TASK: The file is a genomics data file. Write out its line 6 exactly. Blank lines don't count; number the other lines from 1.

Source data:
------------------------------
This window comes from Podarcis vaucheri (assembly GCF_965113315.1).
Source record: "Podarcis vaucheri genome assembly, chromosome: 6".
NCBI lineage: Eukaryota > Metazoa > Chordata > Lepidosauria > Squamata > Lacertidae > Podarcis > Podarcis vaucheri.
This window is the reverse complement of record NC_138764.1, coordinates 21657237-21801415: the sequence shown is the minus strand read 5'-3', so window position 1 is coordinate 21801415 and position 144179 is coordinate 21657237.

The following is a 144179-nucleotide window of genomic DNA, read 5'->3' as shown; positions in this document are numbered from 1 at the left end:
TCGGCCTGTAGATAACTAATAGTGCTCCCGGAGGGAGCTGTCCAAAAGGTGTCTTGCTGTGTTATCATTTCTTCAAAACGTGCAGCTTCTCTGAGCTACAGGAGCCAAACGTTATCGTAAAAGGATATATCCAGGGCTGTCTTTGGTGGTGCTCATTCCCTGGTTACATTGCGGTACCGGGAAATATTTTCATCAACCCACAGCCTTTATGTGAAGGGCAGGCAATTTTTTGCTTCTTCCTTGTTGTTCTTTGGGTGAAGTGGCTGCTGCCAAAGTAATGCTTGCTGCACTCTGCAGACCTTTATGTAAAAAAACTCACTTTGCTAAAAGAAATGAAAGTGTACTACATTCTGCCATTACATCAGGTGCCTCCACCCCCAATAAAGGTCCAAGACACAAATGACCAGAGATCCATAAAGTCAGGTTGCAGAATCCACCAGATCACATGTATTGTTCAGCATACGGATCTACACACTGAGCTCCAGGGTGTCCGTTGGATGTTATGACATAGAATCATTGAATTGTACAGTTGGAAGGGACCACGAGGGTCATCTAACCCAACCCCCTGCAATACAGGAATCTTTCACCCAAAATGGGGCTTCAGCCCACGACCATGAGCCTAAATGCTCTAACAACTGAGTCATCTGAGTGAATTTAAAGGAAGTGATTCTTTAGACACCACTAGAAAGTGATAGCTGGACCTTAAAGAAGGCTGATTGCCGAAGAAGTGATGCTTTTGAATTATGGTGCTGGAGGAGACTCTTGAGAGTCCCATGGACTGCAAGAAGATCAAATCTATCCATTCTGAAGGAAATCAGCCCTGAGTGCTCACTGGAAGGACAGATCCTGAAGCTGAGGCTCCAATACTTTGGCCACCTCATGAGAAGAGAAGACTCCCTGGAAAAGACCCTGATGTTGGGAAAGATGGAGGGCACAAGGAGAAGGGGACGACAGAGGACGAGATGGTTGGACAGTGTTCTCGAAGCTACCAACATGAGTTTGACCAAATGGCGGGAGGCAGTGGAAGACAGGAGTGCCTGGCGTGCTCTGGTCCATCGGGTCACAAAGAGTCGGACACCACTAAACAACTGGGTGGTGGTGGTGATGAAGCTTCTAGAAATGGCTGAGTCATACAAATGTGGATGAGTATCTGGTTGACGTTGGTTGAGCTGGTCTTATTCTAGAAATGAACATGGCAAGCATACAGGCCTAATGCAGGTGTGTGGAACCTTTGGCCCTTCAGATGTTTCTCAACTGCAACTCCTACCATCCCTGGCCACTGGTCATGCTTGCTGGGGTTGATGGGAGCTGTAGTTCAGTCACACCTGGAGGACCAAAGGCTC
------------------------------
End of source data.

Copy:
TCGGCCTGTAGATAACTAATAGTGCTCCCGGAGGGAGCTGTCCAAAAGGTGTCTTGCTGTGTTATCATTTCTTCAAAACGTGCAGCTTCTCTGAGCTACAGGAGCCAAACGTTATCGTAAAAGGATATATCCAGGGCTGTCTTTGGTGGTGCTCATTCCCTGGTTACATTGCGGTACCGGGAAATATTTTCATCAACCCACAGCCTTTATGTGAAGGGCAGGCAATTTTTTGCTTCTTCCTTGTTGTTCTTTGGGTGAAGTGGCTGCTGCCAAAGTAATGCTTGCTGCACTCTGCAGACCTTTATGTAAAAAAACTCACTTTGCTAAAAGAAATGAAAGTGTACTACATTCTGCCATTACATCAGGTGCCTCCACCCCCAATAAAGGTCCAAGACACAAATGACCAGAGATCCATAAAGTCAGGTTGCAGAATCCACCAGATCACATGTATTGTTCAGCATACGGATCTACACACTGAGCTCCAGGGTGTCCGTTGGATGTTATGACATAGAATCATTGAATTGTACAGTTGGAAGGGACCACGAGGGTCATCTAACCCAACCCCCTGCAATACAGGAATCTTTCACCCAAAATGGGGCTTCAGCCCACGACCATGAGCCTAAATGCTCTAACAACTGAGTCATCTGAGTGAATTTAAAGGAAGTGATTCTTTAGACACCACTAGAAAGTGATAGCTGGACCTTAAAGAAGGCTGATTGCCGAAGAAGTGATGCTTTTGAATTATGGTGCTGGAGGAGACTCTTGAGAGTCCCATGGACTGCAAGAAGATCAAATCTATCCATTCTGAAGGAAATCAGCCCTGAGTGCTCACTGGAAGGACAGATCCTGAAGCTGAGGCTCCAATACTTTGGCCACCTCATGAGAAGAGAAGACTCCCTGGAAAAGACCCTGATGTTGGGAAAGATGGAGGGCACAAGGAGAAGGGGACGACAGAGGACGAGATGGTTGGACAGTGTTCTCGAAGCTACCAACATGAGTTTGACCAAATGGCGGGAGGCAGTGGAAGACAGGAGTGCCTGGCGTGCTCTGGTCCATCGGGTCACAAAGAGTCGGACACCACTAAACAACTGGGTGGTGGTGGTGATGAAGCTTCTAGAAATGGCTGAGTCATACAAATGTGGATGAGTATCTGGTTGACGTTGGTTGAGCTGGTCTTATTCTAGAAATGAACATGGCAAGCATACAGGCCTAATGCAGGTGTGTGGAACCTTTGGCCCTTCAGATGTTTCTCAACTGCAACTCCTACCATCCCTGGCCACTGGTCATGCTTGCTGGGGTTGATGGGAGCTGTAGTTCAGTCACACCTGGAGGACCAAAGGCTC